State officials and industry leaders gathered at Westminster Tool on Thursday to witness the latest metal 3D printing machine in action.
Industry leaders and state officials gathered at Westminster Tool last week to introduce the company’s metal 3D printing capabilities. The event brought together politicians, educators, administrators, and workforce development organizations all to showcase the new Mantle beta machine, one of the first of its kind. The latest addition to Westminster Tool’s facility marks a symbolic step forward in advancing opportunities for small manufacturers in the state of Connecticut.
Supported by Governor Ned Lamont’s Additive Manufacturing Adoption Program (AMAP), Westminster Tool’s equipment purchase was made possible by partnerships with the Department of Economic and Community Development (DECD), the Connecticut Manufacturing Innovation Fund (MIF), and the Connecticut Center for Advanced Technology (CCAT). Last year, Westminster Tool was one of six recipients in the state to be awarded the AMAP grant.
Thursday’s event was the first time the beta machine was seen up and running by the community as well as by Westminster Tool’s partners and customers. The live demonstration showed Mantle’s unique hybrid additive process building a hardened H13 injection mold cavity with conformal cooling for a complex automotive part.
Among those in attendance were Congressman Joe Courtney, Lieutenant Governor Susan Bysiewicz, Chief Manufacturing Officer Paul Lavoie, and Chief Workforce Officer Kelli Vallieres, along with several members from leading workforce institutions such as CCAT, EWIB and EAMA.
“We wanted to bring together all the organizations that not only helped to make the acquisition of this technology possible, but everyone in our community that directly benefits from this,” said Westminster Tool President and Owner, Ray Coombs. “This technology has major implications for manufacturing education in the state, and this is only the beginning.”
State officials spoke to the importance of small businesses having access to support in order to drive technology in the state forward. Congressman Joe Courtney shared, “Westminster Tool’s leadership and example is now being recognized not just here in your community, not just in the state of Connecticut, but across the country.” Together, these relationships and initiatives have helped to establish Connecticut’s reputation as a place of innovation.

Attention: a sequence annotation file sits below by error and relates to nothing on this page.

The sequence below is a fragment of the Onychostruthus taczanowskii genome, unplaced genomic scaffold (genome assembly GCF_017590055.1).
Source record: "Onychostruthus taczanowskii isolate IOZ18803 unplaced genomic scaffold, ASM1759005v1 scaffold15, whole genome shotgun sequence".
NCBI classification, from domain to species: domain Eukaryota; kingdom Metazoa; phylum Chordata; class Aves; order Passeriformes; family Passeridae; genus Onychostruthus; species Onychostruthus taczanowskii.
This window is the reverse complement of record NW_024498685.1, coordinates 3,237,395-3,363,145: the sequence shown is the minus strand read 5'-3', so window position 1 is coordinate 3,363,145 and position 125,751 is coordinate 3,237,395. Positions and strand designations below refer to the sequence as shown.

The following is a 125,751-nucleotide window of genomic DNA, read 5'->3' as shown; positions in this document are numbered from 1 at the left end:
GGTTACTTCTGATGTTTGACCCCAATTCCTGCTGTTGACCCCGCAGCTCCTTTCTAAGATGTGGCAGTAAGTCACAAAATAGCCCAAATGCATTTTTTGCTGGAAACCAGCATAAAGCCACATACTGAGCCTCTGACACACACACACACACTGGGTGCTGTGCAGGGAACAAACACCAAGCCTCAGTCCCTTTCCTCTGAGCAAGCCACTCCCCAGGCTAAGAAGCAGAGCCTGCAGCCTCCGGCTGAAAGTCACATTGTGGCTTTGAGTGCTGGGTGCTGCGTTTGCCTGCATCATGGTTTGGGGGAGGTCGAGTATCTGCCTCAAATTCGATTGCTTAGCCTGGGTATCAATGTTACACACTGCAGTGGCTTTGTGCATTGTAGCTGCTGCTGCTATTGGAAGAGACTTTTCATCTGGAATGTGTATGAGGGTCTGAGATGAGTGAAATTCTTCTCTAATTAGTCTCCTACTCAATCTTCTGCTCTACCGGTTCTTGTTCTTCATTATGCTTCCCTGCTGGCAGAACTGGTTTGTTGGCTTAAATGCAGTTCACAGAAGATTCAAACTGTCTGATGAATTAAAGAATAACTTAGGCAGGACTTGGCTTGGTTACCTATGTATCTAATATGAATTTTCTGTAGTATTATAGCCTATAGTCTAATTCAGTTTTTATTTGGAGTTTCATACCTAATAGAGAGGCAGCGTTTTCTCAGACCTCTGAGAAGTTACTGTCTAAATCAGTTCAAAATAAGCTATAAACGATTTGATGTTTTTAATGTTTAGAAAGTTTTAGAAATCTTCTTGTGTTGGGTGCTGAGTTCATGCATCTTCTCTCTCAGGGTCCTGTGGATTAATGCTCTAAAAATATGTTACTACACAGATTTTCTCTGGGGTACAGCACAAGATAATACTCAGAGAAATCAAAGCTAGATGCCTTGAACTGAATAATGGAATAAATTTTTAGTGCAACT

“Since taking office in 2019, Governor Ned Lamont and I have been on the same page when it comes to leveraging partnerships and making government work for the businesses we have here in our state,” said Lt. Governor Susan Bysiewicz. “We need to find new ways to inspire companies to be innovative and bring us into the 21st century, and that’s exactly what Westminster Tool is doing.”
The nation as a whole is looking more and more to 3D printing as an answer to industrial and economic obstacles. “This is the future,” said Paul Lavoie, Chief Manufacturing Officer. “The reason why this is the future is because we are having difficulty with getting skilled toolmakers. With President Biden’s program called AM Forward, it’s accelerating the adoption of additive manufacturing across the United States. Connecticut is a leader in that adoption.”
Mantle’s groundbreaking Trueshape Technology makes the opportunities of additive more accessible to small businesses like Westminster Tool. By catering to injection mold manufacturers, Mantle’s machine makes the jump to additive less disruptive and more successful, without sacrificing accuracy needed for the most demanding applications.
The morning press event was followed by a technology showcase for customers and prospects, where Westminster Tool highlighted more technology adopted in the last few years. With more than $1.5 million invested in the last two years, the company invited customers and prospects to tour the main facility, followed by a networking reception at the company’s second facility.
This celebration marks the first time Westminster Tool has opened its doors to the public since before the pandemic, and a lot has changed since then. “We take immense pride in all of the new technology added here and the improvements made on how we train our team on that new technology,” added Coombs. “What makes us unique is our people paired with technology, and that kind of magic deserves to be seen in person.”